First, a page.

Thursday, 06 February 2014 00:00
I found it disconcerting that an article titled “Concussions: Stop The Invisible Injury,” which talked about “concussion prevention,” “fostering an atmosphere of safety first,” “the athlete’s health is first priority,” “protecting an athlete’s future,” “the lifelong impact this injury can have on an athlete,” and “parents can reinforce a safe sports environment by not promoting or encouraging moves that might compromise an athlete’s safety,” never once suggested the advisability of simply not allowing one’s young child to endanger his growing brain by playing (tackle!) football, playing other helmet-required sports like hockey, becoming a boxer or playing a brain-rattling (from “heading” the ball) sport like soccer.
The article began with several false premises and assumptions. One is that “a concussion can occur in any sport,” as if it’s as common in basketball as in football. It also said that “a concussion...can occur in both contact and non-contact sports,” as if the incidences are equal in frequency or severity. I daresay concussions are nowhere near as common in baseball as in football. There’s a good reason that some sports require helmets be worn to protect one’s head and the brain inside the skull.
I think it’s unfortunate that this article tacitly assumed that football and other concussion-prone sports are some sort of “birthright” that our Bill of Rights guarantees every young boy be allowed to play. It then seemed to forget about “prevention” and only recommends that we do what we can to “reduce the frequency of concussions” and says that the “first step in concussion safety” is “knowing when to pull an injured athlete” out of a game — after he’s already received the blow to his head. That is too much like the proverbial “closing of the barn door after the horse is already out.” It also ignores the age-old wisdom that “an ounce of prevention is worth a pound of cure.”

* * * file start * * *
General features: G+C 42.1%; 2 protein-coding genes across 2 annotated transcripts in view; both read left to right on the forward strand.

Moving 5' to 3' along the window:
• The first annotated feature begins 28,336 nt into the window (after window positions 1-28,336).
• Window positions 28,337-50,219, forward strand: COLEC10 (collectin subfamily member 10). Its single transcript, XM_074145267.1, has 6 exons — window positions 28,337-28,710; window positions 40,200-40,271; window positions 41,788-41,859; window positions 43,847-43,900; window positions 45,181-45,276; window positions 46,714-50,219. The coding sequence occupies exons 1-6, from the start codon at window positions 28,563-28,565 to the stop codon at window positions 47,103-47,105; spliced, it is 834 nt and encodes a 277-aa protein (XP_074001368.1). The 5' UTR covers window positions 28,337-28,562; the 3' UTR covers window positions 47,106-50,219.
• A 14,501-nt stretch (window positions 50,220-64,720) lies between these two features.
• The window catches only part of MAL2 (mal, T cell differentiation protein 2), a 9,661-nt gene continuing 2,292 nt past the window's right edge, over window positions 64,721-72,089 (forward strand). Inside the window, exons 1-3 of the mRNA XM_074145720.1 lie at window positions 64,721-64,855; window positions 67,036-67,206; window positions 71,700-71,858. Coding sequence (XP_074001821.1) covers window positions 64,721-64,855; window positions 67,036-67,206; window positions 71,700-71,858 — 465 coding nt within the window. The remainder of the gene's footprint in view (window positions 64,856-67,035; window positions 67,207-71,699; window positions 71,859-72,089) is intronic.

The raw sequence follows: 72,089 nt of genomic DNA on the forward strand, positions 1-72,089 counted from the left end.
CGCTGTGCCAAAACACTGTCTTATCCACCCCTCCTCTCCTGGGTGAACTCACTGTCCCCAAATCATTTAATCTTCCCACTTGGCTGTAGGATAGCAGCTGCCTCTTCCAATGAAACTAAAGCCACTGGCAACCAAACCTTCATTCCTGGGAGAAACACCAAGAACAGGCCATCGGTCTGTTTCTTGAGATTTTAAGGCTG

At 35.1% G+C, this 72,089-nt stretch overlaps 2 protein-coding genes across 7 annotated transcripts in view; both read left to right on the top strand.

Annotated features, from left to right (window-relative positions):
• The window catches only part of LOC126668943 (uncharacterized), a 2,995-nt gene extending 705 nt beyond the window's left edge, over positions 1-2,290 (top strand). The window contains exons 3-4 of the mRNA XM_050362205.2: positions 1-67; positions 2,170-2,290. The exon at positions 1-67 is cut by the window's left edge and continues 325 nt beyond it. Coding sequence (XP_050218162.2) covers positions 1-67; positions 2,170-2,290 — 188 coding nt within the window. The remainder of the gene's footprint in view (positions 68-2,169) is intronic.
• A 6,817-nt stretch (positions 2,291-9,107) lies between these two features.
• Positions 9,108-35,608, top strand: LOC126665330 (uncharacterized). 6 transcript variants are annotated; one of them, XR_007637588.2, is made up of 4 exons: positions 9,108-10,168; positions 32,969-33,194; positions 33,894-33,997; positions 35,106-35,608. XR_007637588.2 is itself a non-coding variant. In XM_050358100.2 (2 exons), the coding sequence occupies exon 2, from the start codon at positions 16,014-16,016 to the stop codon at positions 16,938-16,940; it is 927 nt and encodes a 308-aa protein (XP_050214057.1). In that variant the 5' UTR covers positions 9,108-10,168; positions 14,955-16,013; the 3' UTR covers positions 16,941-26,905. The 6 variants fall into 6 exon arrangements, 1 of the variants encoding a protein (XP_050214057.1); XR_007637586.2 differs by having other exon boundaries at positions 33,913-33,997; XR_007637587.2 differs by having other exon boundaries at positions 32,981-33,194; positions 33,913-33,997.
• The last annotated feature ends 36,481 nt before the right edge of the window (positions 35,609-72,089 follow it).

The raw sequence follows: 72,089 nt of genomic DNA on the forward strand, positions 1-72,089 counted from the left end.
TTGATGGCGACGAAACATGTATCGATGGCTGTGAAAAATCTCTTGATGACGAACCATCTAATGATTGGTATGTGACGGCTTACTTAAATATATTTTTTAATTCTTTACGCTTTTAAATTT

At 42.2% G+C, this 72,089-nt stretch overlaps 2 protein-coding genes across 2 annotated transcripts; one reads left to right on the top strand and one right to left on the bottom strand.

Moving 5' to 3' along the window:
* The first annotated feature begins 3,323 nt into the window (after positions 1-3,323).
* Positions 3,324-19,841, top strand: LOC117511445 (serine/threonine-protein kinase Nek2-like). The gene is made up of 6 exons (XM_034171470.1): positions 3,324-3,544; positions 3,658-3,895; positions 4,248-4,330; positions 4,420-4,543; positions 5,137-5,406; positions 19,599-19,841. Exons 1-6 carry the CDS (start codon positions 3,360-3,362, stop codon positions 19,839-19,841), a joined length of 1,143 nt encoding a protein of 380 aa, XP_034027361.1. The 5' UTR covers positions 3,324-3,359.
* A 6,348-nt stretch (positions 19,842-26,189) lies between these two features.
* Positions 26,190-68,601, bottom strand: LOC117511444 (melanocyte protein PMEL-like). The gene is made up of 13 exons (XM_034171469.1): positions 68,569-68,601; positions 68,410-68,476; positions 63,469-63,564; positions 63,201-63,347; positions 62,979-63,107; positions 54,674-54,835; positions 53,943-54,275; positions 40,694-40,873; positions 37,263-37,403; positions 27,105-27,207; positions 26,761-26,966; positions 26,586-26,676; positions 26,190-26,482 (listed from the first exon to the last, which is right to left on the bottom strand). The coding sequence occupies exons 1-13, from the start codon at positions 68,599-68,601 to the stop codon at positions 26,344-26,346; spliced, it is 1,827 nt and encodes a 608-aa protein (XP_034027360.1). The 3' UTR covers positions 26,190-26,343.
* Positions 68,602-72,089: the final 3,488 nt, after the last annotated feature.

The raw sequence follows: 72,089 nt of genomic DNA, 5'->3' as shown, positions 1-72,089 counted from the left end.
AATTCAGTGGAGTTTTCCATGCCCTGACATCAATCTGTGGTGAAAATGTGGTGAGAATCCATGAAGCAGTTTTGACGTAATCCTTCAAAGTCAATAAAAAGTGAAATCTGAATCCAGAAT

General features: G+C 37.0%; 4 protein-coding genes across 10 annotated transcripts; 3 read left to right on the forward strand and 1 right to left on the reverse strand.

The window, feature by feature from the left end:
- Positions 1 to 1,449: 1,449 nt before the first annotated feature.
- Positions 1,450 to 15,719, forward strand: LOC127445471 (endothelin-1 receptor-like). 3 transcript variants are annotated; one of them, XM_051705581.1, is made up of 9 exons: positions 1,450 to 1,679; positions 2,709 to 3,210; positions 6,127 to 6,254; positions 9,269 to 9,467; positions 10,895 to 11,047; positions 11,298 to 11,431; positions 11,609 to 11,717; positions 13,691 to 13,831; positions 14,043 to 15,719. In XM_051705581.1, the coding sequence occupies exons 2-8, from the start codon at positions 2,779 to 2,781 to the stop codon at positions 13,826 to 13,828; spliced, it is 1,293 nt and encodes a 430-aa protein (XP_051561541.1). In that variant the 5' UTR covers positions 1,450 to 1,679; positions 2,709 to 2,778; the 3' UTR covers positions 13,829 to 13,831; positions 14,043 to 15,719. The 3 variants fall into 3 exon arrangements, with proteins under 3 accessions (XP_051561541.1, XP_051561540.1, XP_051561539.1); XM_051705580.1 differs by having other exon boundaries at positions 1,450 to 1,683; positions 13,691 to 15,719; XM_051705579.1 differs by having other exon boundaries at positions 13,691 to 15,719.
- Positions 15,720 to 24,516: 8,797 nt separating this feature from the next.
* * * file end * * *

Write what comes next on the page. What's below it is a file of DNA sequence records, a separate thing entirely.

Parents often claim that they “would do anything for (their) child;” and they don’t hesitate to forbid other activities dangerous to their child’s health and safety (like smoking and drinking) so I think they should “just say ‘no’” when it comes to activities that routinely cause concussions in many participants.
I’m a sports fan who loves watching football; but I’m glad that as a child my friends and I only played “touch” football. The basics of the game: running with the ball, and throwing and catching passes were still sufficient fun. But there are so many other team and individual sports which do not routinely endanger one’s brain; such as tennis, volleyball, track and field, swimming, golf, and many others, that I think parents should practice the “tough love” of no football for their kids. NFL football will survive and prosper without your kid. Even if your child beat the astronomical odds against ever reaching the NFL, would you ever want him receiving any of the $765 million they will soon start handing out to retired players with ALS, Alzheimer’s Disease and C.T.E.?